Fisher 660 Maxi Series Review

Issue: June 2005

Although not widely known (outside of a fervent following of fanatic fishos) Bribie Island-based Fisher Boats are perhaps the most innovative builder of aluminium hulls in the country. Take the latest ‘660 Maxi Series’ on test here. It features a 300lt fuel tank encased in a safety capsule, and a self-draining deck, two items of some importance in a small boat destined for constant off shore use. And speaking of which, the Fisher 660 Maxi Series has a 23-degree deadrise, giving ride characteristics unlike the average plate aluminium tinnie. And yet the hull exhibits no tendency to flop from one chine to the other typical of (so called) ‘deep-vee’ hulls. How does this happen ?

With a clever water ballast system that floods when the boat is at rest and quickly empties as it accelerates towards planing. The concept isn’t unique to Fisher and has been around in one guise or another for some time. But Fisher’s execution is different. It consists of a pair of flooding ballast tubes strategically positioned inside the hull and it works remarkably well.

Out on the water, the best thing about the system is that you simply don’t notice it. Sure, the boat rides remarkably well compared to its aluminium contemporaries. But you never perceive the ballast system flooding or draining. At rest, the hull doesn’t feel like a ‘deepvee’ underfoot, it moves no more (or less) than would be expected of a boat its size.

And speaking of expectations, on the water, whether under way or sitting still, it at least sounds like a plate aluminium hull. It’s unrealistic to expect otherwise, especially when Lee Bradford, our test boat’s proud owner, specified a bare bones no nonsense 100 per cent fishing fit out. There weren’t, for example, any seats (at all!) in the test boat.

No seats ? Lee maintains seats get in the way. He doesn’t sit down at sea anyway, so ordered the boat without them. OK, fair enough, it’s his boat after all. Fisher boats are built to individual customer specifications and seats or not, this was one mightily impressive aluminium fishing boat. Those of us who spend a lot of time fishing off shore will be well aware that most of the time an off shore fisho’s highspeed performance is of lesser importance than its low-speed performance.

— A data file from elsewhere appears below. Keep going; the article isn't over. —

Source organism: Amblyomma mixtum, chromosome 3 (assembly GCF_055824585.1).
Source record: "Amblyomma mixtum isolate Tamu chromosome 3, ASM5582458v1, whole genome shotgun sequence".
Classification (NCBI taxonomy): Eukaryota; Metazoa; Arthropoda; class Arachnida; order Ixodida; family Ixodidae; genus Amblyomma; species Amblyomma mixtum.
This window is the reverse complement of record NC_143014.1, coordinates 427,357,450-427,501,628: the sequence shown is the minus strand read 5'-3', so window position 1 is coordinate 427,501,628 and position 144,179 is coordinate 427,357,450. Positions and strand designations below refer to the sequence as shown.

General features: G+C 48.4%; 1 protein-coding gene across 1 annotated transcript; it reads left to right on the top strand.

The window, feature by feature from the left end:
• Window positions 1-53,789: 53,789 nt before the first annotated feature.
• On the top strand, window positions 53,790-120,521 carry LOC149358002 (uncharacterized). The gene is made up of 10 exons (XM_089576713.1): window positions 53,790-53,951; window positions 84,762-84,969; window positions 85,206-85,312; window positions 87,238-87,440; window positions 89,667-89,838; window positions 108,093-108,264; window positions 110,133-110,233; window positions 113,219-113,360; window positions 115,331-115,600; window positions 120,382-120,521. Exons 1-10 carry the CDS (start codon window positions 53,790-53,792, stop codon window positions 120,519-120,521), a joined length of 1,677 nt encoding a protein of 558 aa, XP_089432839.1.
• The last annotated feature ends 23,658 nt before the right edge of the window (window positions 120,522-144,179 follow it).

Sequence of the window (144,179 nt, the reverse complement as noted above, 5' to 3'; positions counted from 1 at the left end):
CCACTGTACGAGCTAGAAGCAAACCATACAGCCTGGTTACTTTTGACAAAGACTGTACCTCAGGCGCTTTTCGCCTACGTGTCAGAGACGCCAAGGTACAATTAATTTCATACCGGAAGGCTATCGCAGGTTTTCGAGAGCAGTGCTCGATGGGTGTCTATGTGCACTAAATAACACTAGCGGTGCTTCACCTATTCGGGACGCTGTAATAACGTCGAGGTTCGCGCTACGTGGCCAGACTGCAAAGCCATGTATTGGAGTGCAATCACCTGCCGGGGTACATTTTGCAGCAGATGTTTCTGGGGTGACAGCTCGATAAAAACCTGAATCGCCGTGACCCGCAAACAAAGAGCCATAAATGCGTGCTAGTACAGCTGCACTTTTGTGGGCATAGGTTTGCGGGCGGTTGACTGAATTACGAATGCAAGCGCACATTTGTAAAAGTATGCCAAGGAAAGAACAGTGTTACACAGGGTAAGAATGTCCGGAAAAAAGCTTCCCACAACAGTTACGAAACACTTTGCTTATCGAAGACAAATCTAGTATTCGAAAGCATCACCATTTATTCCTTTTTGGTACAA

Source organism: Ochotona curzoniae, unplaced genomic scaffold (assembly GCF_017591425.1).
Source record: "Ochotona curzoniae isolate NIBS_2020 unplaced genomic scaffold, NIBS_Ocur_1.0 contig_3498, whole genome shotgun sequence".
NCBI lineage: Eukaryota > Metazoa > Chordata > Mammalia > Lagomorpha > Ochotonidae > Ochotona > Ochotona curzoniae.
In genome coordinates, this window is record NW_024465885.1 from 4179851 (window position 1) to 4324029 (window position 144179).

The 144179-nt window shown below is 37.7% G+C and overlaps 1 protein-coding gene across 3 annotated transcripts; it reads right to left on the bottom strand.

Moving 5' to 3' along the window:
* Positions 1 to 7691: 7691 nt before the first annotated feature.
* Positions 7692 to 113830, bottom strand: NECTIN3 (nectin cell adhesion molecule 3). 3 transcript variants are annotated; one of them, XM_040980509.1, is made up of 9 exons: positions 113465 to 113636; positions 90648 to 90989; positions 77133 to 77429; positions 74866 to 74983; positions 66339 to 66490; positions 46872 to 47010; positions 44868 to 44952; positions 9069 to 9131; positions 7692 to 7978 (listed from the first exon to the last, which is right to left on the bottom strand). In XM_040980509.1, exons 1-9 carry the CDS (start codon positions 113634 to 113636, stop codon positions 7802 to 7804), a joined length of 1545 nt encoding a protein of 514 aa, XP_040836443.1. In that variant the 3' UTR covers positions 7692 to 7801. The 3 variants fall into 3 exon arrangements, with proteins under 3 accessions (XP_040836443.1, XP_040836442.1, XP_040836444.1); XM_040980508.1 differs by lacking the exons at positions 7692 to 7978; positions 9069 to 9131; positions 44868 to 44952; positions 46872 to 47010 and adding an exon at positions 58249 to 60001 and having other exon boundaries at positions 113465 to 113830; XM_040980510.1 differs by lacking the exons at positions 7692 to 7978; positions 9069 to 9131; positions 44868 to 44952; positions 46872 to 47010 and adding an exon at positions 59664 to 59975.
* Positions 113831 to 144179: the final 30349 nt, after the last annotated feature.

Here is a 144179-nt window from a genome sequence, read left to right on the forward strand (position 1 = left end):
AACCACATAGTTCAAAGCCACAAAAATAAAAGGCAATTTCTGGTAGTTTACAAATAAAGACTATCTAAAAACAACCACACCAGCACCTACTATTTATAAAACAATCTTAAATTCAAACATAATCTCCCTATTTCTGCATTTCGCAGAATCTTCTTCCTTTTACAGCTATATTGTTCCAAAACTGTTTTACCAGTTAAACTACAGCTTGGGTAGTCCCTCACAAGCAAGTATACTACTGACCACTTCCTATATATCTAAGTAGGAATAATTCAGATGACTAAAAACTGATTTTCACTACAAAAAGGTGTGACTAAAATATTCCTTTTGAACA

When we ran up our usual performance figures in the Fisher we expected the big Suzuki four-stroke mounted on its blunt end to perform well. We certainly weren’t disappointed as you can see from the nearby performance table.

Top speed was just under 38 knots, and cruising speeds from 15 into the low 20 knot bracket were achieved from a mere 3000rpm up to barely 4000rpm. 

At this, the Suzuki was whisper quiet, and although we had no means to measure fuel consumption at the time, figures this industry leading V6 powerplant is returning in applications indicate outstanding economy in the mid range. Nonetheless, it was when we eased back the throttle to check the Fisher hull’s minimum planing speed that our eyebrows rose dramatically. 

At 5.4 knots and 1900rpm, the hull finally gave up the ghost and slipped off the plane. That was with the Bennett trim tabs ‘dug in’ as far as they would go. ‘Must be the tabs that hold it up,’ someone commented. So the tabs were backed off , minimum planing speed, sans tabs, 5.4 knots at 1900rpm!

Fisher’s Col Svennson told Modern Boating the unusually low minimum planing speed has much to do with what he terms a large ‘keel flat’; plus, the planing surfaces offered by the hull’s chines and a pair of strakes each side.